The Zookeeper's Wife
Has many lovely and moving moments but fails to capture the many layers of this unique story, relying instead on plainly-stated metaphors.
Drop Jim Cramer into “Network” and you have “Money Monster”—and yet the result never ends up being quite as thrilling or thought-provoking as that premise sounds.
Jodie Foster has directed a real-time drama that’s lean, efficient and benefits from the enormous charisma of George Clooney in the starring role as a slick, smug financial pundit. And in a bit of an “Ocean’s Eleven” reunion, Clooney totally unsurprisingly has an easy, snappy chemistry with Julia Roberts as his longtime director/voice of reason. But this time, they’re not the ones stealing the money; rather, they end up feeling the repercussions of a massive swindle.
The film’s rage is unmistakable. And yet, despite its present-day setting, it feels rather retro—as if “Money Monster” just narrowly missed the window for maximum relevance where movies like “The Big Short” and “99 Homes” thrived.
It’s easy to imagine Clooney’s Lee Gates scheming and preening as he presides over the airwaves at a CNBC-style cable channel, though. The script from Jamie Linden and Alan DiFiore & Jim Kouf definitely gets the live television details right—the buzzing energy, the gallows humor, the technical elements. Like Cramer on his signature show “Mad Money,” Lee makes potentially dry stock talk lively with gimmicky graphics, sound effects and a generally bombastic personality. The great cinematographer Matthew Libatique (who, coincidentally, also shot Spike Lee’s “Inside Man,” which covered similar territory and featured a brilliant Foster performance) captures it all with intimacy and verve.
Lee may or may not truly care about the stocks and funds he promotes; he may or may not even be all that knowledgeable. But Clooney being Clooney, he makes this soulless shell of a man thoroughly engaging; Roberts’ sharp and serene Patty Fenn, always the smartest person in the room, keeps him in check. The actual time they spend on-screen together is minimal—he’s mainly on set, she’s mainly in the booth—but the connection between these two longtime friends and co-stars still crackles.
But a pretty typical day for the anchor and crew gets shattered when a delivery man walks onto the stage with a gun and a vest full of explosives he’s fashioned specifically for Lee. Jack O’Connell’s Kyle Budwell lost everything he had—$60,000—when he invested in a stock Lee swore was a sure thing. The stock’s value plummeted when $800 million disappeared overnight, supposedly the result of a glitch in an algorithm. Now, the company’s chief executive officer (Dominic West) is somewhere on his private jet and unavailable to answer the tough questions, leaving his spokeswoman (Caitriona Balfe) to face the cameras and struggle to stay on message.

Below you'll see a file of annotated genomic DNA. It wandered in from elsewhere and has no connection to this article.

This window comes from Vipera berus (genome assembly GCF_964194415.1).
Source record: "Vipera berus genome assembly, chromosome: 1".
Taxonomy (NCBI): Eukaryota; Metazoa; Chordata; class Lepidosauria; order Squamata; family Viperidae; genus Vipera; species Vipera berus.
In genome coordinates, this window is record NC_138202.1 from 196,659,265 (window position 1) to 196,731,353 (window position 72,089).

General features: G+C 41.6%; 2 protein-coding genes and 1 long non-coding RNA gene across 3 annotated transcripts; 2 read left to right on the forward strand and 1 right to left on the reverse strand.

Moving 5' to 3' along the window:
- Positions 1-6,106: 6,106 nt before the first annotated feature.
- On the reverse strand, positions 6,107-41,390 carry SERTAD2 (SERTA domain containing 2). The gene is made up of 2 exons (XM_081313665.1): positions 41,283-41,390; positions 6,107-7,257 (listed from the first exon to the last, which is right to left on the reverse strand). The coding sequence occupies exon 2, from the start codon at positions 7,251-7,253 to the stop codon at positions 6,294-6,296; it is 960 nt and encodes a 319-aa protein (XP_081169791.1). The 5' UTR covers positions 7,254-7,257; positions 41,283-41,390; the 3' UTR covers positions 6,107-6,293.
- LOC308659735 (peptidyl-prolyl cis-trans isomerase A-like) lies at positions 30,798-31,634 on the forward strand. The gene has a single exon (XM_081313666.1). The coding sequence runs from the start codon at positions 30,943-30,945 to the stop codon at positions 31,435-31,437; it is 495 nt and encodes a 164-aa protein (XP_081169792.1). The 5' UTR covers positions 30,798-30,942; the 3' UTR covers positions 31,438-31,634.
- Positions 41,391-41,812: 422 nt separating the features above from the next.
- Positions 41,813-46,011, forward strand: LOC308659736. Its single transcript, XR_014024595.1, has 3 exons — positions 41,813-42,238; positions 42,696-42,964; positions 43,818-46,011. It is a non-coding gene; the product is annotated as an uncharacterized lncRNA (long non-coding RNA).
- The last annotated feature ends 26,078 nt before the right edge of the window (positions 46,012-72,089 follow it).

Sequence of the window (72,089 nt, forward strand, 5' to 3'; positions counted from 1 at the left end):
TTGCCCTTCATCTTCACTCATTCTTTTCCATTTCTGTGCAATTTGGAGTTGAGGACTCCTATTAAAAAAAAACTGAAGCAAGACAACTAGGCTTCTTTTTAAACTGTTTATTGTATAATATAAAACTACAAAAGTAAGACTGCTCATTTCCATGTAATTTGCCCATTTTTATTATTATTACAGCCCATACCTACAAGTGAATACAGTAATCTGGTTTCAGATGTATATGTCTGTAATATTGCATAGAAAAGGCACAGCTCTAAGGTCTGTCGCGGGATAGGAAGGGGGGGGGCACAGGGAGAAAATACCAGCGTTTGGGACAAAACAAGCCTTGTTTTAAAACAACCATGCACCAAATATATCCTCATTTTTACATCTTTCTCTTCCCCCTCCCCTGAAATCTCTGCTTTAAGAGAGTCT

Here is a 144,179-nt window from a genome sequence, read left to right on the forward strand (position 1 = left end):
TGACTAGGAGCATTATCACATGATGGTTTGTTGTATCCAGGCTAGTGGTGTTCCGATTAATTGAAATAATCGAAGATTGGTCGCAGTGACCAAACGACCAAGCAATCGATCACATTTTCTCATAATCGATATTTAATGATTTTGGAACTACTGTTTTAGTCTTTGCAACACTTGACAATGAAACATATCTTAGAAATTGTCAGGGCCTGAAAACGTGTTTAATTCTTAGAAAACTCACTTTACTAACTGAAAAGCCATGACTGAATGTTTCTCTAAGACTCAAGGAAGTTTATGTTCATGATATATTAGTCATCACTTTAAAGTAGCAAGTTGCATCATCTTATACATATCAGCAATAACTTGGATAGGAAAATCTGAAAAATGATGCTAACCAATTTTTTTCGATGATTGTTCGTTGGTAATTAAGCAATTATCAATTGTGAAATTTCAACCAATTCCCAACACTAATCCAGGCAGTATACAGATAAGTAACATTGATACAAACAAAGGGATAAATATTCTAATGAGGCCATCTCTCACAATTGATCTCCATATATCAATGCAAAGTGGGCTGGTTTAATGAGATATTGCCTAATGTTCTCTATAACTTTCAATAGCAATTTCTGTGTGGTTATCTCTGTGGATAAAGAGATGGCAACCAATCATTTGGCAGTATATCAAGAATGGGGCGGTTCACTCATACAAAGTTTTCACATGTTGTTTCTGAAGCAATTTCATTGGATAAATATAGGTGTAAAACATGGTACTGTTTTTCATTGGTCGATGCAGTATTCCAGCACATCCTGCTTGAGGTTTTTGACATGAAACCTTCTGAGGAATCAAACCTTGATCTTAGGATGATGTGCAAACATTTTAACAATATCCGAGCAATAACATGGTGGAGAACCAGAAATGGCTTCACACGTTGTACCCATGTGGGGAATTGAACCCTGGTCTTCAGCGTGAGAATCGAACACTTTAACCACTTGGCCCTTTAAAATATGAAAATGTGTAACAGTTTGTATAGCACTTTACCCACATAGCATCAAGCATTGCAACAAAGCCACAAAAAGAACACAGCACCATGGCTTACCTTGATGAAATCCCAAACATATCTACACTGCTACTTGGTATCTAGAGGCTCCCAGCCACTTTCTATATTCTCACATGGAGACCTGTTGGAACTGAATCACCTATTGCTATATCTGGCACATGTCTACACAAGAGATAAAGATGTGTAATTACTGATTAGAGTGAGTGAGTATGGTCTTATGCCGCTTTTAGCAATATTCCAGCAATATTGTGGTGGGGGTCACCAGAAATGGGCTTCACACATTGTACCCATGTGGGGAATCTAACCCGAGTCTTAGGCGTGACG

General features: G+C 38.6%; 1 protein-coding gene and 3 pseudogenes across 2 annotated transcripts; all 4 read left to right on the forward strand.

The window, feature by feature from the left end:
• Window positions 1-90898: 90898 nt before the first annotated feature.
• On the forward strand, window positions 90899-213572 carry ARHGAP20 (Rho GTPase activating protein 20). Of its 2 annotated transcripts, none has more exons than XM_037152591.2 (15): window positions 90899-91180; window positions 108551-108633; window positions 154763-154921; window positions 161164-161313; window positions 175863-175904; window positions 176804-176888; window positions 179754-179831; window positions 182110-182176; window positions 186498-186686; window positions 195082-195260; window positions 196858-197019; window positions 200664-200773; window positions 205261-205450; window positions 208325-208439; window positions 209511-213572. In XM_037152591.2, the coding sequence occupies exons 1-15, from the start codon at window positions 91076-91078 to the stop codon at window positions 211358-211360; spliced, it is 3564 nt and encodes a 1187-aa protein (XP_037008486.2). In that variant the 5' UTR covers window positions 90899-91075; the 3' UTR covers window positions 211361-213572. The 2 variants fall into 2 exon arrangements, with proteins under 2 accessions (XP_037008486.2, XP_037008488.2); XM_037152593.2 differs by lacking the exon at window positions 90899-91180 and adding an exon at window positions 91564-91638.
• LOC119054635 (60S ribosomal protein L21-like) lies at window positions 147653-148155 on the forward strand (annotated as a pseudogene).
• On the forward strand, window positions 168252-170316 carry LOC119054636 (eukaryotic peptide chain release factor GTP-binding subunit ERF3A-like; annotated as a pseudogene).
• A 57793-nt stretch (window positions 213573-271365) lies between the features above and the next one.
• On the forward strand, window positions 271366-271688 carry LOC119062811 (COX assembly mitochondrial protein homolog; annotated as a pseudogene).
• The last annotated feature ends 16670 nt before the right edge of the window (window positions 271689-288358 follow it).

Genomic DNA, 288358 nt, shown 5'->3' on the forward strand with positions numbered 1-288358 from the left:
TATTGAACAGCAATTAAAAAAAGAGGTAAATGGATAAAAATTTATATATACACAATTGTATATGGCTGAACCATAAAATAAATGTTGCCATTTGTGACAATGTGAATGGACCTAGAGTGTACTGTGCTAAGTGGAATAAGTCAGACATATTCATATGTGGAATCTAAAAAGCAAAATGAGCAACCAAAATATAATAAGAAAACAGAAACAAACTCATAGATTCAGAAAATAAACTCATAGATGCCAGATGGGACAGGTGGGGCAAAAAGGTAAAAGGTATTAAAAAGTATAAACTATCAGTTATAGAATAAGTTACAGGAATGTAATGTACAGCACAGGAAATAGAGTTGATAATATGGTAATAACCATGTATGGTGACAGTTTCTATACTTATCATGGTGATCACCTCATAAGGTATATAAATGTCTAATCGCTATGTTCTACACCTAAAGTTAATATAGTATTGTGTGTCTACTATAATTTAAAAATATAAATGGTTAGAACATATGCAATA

Foster slowly, steadily builds tension as Lee and Patty work together to keep Budwell calm and comply with his demands on live television. The fact that the action takes place pretty much entirely within the confines of the studio for the first two-thirds of the film greatly enhances the feeling of claustrophobia. At the same time, “Money Monster” keeps us on our toes with a couple of dramatic moments that don’t necessarily turn out the way we might expect. And while there’s little room for sentimentality in this high-stakes world, longtime character actor Lenny Venito provides a welcome source of warmth as a veteran cameraman who sticks by Lee’s side, no matter what.
“Money Monster” zips by while it stays in the studio. When it ventures out into the streets of lower Manhattan in the third act, though, it loses its way. Ironically, the film gets loose and meanders just as it should be reaching a tight, tense climax. A hostage situation turns into a circus; what was once dramatic is now just plain silly.
Efforts to humanize the blue-collar attacker feel like too little, too late (and the inconsistent New York accent from O’Connell, the British star of “Unbroken,” doesn’t help his cause). Ultimately, the film registers less as an indictment of widespread financial corruption than as a shallow exploration of one man’s greed. But briefly, when it’s at its peak value somewhere in the middle, “Money Monster” is a solid bet.
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